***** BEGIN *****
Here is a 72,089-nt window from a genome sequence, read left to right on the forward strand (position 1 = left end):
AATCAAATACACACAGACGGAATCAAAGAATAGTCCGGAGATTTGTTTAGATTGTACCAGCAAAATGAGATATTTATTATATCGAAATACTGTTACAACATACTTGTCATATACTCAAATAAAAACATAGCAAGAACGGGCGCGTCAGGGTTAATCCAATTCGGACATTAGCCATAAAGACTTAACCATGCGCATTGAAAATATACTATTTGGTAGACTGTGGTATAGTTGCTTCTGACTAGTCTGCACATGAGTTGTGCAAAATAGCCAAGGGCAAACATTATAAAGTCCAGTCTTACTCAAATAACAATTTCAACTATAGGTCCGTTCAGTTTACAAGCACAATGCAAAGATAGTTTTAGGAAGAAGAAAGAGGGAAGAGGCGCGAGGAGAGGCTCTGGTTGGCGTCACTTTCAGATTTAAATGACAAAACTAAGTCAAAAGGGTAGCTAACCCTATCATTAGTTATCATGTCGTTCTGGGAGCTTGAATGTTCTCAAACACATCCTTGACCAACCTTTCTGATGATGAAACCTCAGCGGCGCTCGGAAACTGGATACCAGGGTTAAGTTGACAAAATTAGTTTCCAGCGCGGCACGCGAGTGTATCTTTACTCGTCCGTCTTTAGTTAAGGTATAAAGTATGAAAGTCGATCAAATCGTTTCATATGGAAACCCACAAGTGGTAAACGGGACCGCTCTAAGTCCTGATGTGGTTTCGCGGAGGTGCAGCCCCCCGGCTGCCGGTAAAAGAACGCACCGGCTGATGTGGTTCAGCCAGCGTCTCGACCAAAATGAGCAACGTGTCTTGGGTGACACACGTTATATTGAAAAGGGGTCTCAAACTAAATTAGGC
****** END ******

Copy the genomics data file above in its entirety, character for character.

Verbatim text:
Here is a 72,089-nt window from a genome sequence, read left to right on the forward strand (position 1 = left end):
AATCAAATACACACAGACGGAATCAAAGAATAGTCCGGAGATTTGTTTAGATTGTACCAGCAAAATGAGATATTTATTATATCGAAATACTGTTACAACATACTTGTCATATACTCAAATAAAAACATAGCAAGAACGGGCGCGTCAGGGTTAATCCAATTCGGACATTAGCCATAAAGACTTAACCATGCGCATTGAAAATATACTATTTGGTAGACTGTGGTATAGTTGCTTCTGACTAGTCTGCACATGAGTTGTGCAAAATAGCCAAGGGCAAACATTATAAAGTCCAGTCTTACTCAAATAACAATTTCAACTATAGGTCCGTTCAGTTTACAAGCACAATGCAAAGATAGTTTTAGGAAGAAGAAAGAGGGAAGAGGCGCGAGGAGAGGCTCTGGTTGGCGTCACTTTCAGATTTAAATGACAAAACTAAGTCAAAAGGGTAGCTAACCCTATCATTAGTTATCATGTCGTTCTGGGAGCTTGAATGTTCTCAAACACATCCTTGACCAACCTTTCTGATGATGAAACCTCAGCGGCGCTCGGAAACTGGATACCAGGGTTAAGTTGACAAAATTAGTTTCCAGCGCGGCACGCGAGTGTATCTTTACTCGTCCGTCTTTAGTTAAGGTATAAAGTATGAAAGTCGATCAAATCGTTTCATATGGAAACCCACAAGTGGTAAACGGGACCGCTCTAAGTCCTGATGTGGTTTCGCGGAGGTGCAGCCCCCCGGCTGCCGGTAAAAGAACGCACCGGCTGATGTGGTTCAGCCAGCGTCTCGACCAAAATGAGCAACGTGTCTTGGGTGACACACGTTATATTGAAAAGGGGTCTCAAACTAAATTAGGC